Western regular Jim Davis played Matt Clark as a brusque, hard-line lawman, quick with both fists and guns. He gave no quarter and made no secret of wanting to see the outlaws hanged. In most Republic westerns I've seen, the villains were usually landowners, cattle barons, bankers, or businessmen with ulterior motives, never ordinary criminals. Not here. For once, the bad guys are psychotic killers, unrepentant thieves, and malcontents. In only a handful of episodes do we feel any sympathy for the lawbreakers, chief among them Doc Holliday, of course, who famously sided with Wyatt Earp in the Gunfight at the O.K. Corral and, yep, Matt was there. Others include the Cherokee Kid, a victim of racial prejudice, and Little Britches, a spunky but troubled young girl who falls in with older men who take advantage of her.
Matt Clark's female assistants were Frances "Frankie" Adams (Mary Castle) and Margaret "Jonesy" Jones (Kristine Miller), who represented stark contrasts in style. Frankie was no-nonsense and unassuming. She went undercover quite frequently, sometimes as bargirls and saloon entertainers, and blended in very well. She was unfazed by the toughest hombres and fought female outlaws hand-to-hand more than once. This was the first time I've ever seen Ms. Castle and she's quite a revelation. Miller, on the other hand, was a fashion plate who looked stunning in whatever outfits the story dictated. She carried herself like a lady and spoke with precise diction. She was never terribly convincing when operating undercover. She played her character as an ardent feminist who lamented having to do paperwork. She also reached out to female victims of the outlaws as in the episode where she comforts and nurses a Mexican woman who'd been abducted and raped by the Apache Kid. Matt often engaged in flirtatious banter with both women, although more often with Jonesy, who seemed to welcome it more.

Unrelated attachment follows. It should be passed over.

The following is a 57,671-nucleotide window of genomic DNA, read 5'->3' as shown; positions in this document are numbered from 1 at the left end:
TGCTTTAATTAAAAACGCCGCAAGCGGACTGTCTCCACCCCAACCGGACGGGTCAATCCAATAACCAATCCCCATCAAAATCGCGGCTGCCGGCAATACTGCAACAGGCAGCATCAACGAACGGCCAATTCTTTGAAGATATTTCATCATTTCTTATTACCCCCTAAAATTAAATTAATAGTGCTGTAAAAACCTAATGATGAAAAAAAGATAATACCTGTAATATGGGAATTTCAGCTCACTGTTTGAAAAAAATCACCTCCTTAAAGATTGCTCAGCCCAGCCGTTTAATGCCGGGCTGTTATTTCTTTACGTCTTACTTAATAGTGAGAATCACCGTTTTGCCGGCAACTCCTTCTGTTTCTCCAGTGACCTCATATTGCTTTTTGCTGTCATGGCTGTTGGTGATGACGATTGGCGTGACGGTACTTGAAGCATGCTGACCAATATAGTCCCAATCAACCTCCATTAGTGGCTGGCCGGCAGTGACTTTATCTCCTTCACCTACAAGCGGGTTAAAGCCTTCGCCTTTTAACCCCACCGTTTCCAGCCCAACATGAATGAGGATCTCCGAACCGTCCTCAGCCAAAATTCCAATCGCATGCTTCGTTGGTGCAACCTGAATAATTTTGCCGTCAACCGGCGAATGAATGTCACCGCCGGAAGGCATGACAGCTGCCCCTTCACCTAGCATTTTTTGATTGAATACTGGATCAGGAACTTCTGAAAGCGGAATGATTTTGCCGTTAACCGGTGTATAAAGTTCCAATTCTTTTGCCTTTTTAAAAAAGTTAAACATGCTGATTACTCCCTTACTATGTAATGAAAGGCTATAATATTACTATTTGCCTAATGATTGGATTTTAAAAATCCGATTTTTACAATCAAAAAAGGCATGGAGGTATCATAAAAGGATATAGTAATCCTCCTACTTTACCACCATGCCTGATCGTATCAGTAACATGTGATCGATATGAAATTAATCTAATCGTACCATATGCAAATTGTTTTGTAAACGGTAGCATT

There were excellent supporting players in some episodes and they provided some of the series' most powerful scenes. Black actress Louise Beavers (IMITATION OF LIFE, 1934) plays Aunt Nellie, the woman who'd raised the Younger Brothers, and she breaks our hearts when she makes the difficult decision to turn against them. Lisa Fusaro plays the Indian mother of the Cherokee Kid and has an angry outburst in court at his sentencing that takes the series to a whole new emotional level. There was also a consistent effort made to cast ethnically appropriate actors in the Indian and Mexican roles that popped up.
I watched 38 of the 39 episodes for this review. Some were better than others, as cited above, while some were fairly dull, thanks to minor guest actors (Don Haggerty as Sam Bass) and uninteresting no-name outlaws (L.H. Musgrove, anyone?). Still, it's quite an unusual western series, with an intriguing cross-section of western history and a steadier supply of action and violence than we got in the more standardized TV westerns of the later 1950s.